Tips for creating Paginated Reports with Report Builder


This post is meant to give you some important tips to take into consideration when trying to create Paginated Reports easily and with no failure. Power BI Paginated Reports are similar to SSRS or SAP BEx (from SAP BW), only with some different features.

Power BI paginated reports are optimized for printing, or PDF generation. They also provide you with the ability to produce highly formatted, pixel-perfect layouts. So, paginated reports are ideal for operational reports, like sales invoices.[..]

We recommend you consider using a Power BI paginated report when: You know the report must be printed, or output as a PDF document.


I will start from this issue:

The Power BI Dataset Relationships are not supported when accessed from Paginated Report Builder


So, the relationships created in a Power BI dataset are not supported in paginated reports when accessed from Report Builder. And now the question is: “How can we manage to create a simple Tablix using a dataset from 2 or more tables? ”

The solution in our case was to work in the Power BI dataset and add measures or calculated fields using Related or Lookupvalue and, finally, bring in one table all the columns we need for the Paginated Report. 

Write your SQL or DAX queries first, instead of using Visual Designer

Although it is much easier to drag and drop fields into your Report Builder dataset, I would not recommend it. It makes it harder to repeatedly test, share the logic in the query, and see the results. Write the script, whether it be in DAX or SQL. Writing the queries is a faster process that gives you a lot more control over your queries. There is a simple way to create a DAX  query for your report instead of writing the code from the scratch:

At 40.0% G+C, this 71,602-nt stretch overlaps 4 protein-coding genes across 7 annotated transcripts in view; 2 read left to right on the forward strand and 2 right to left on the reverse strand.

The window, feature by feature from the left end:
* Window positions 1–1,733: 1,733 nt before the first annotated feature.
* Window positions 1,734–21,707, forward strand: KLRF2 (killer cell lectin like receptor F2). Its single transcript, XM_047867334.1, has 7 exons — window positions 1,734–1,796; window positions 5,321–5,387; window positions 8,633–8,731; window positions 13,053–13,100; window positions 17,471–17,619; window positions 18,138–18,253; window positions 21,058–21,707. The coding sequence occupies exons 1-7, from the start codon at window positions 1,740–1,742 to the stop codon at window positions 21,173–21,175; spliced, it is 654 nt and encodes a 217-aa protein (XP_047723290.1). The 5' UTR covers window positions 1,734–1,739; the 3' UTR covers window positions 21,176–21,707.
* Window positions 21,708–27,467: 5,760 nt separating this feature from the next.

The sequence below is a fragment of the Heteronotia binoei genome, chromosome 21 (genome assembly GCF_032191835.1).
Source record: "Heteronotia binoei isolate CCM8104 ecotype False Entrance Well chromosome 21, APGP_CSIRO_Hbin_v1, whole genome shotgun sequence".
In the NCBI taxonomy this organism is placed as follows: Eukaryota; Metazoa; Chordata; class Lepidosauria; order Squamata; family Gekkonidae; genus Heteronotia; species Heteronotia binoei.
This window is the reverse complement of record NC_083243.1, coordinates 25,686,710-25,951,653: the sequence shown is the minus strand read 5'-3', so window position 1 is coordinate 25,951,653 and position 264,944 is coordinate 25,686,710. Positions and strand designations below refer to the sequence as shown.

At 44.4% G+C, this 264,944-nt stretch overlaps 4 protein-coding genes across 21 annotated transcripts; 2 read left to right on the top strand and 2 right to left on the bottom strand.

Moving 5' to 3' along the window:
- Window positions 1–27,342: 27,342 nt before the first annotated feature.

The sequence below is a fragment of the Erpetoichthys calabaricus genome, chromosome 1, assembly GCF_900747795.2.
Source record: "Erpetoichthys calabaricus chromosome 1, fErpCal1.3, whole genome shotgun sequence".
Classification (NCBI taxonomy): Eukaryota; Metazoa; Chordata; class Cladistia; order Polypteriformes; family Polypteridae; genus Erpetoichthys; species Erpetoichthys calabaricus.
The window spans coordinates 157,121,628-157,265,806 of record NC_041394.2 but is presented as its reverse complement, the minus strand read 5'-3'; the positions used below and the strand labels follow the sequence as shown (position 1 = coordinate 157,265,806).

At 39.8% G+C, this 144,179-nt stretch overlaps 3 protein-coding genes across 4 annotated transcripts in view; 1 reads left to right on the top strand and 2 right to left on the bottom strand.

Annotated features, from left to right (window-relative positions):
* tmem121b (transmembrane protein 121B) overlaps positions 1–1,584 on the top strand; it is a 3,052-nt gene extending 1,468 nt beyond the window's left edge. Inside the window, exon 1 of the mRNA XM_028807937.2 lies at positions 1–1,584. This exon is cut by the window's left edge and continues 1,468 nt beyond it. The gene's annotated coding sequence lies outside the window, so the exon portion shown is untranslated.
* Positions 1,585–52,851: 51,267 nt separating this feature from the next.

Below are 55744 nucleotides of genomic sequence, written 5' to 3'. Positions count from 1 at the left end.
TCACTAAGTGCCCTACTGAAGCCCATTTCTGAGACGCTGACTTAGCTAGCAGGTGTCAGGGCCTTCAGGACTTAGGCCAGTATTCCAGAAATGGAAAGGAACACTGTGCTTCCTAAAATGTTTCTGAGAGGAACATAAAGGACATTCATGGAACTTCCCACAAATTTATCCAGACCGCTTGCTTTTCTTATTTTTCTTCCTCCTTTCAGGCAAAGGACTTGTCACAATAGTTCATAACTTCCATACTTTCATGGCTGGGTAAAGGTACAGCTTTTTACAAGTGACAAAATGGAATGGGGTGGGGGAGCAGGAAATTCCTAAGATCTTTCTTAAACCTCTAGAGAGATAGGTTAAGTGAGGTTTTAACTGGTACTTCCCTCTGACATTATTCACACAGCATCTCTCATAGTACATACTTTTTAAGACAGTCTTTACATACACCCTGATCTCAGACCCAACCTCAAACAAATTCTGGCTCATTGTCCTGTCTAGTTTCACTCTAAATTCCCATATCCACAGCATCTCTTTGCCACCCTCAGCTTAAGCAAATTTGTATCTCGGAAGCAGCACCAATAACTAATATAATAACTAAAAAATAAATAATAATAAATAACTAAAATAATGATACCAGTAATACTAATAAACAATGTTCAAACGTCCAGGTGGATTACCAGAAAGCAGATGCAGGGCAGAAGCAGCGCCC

• Use a Power BI report based on the dataset you’ll use to create a table visual. Make sure this visual is a table (not a matrix) and contains all the data you need for the paginated report. Remove the totals.
table visual
  • On the View ribbon, select Performance Analyzer.
  • Select Start recording and then select Refresh visuals.
  • Expand the table name (+) and select Copy query.
Generate DAX query
  • Now we will create our dataset using this query. In Power BI Report Builder Right-click the dataset under Data Sources and select Add Dataset.
  • In Dataset Properties, add a name, and select Query Designer. Make sure DAX is selected and deselect the Design Mode icon.
  • In the upper box, add/paste the query created and copied from Power BI Desktop.
  • Check the query and remove the TOPN function, if it exists, or replace the default 501 value with a higher one (more than the total count of rows you are expecting).
Query Designer
  • Test the query – select Execute Query to make sure it’s working. The result should appear in the lower box.
  • Select OK – the changes will be saved, and the new dataset will be available in the Report Data pane.

Minimize Datasets where you can

Reasons why it’s better to minimize datasets:

  • Simplicity
  • Performance

Having one big dataset with a lot of measures and unused columns is not performant, so it’s better to only keep the columns and measures you need for the report.

Filter vs parameter

Report parameters are commonly used as a way to filter the reported data. As a paginated report designer, you have two ways to achieve report filtering. To use Filters or parameters  you need:

  • A dataset filter, in which case the report restricts the data already retrieved by the dataset.
  • A dataset parameter, in which case the report parameter value(s) are injected into the native query sent to the data source.

Unused datasets

When a report is run, all datasets are evaluated – even if they’re not bound to report objects. For this reason, remove any test or development datasets before you publish a report.

You can use Power Automate to create flows that automate exporting and distributing Power BI paginated reports to different formats and locations.

What do you think?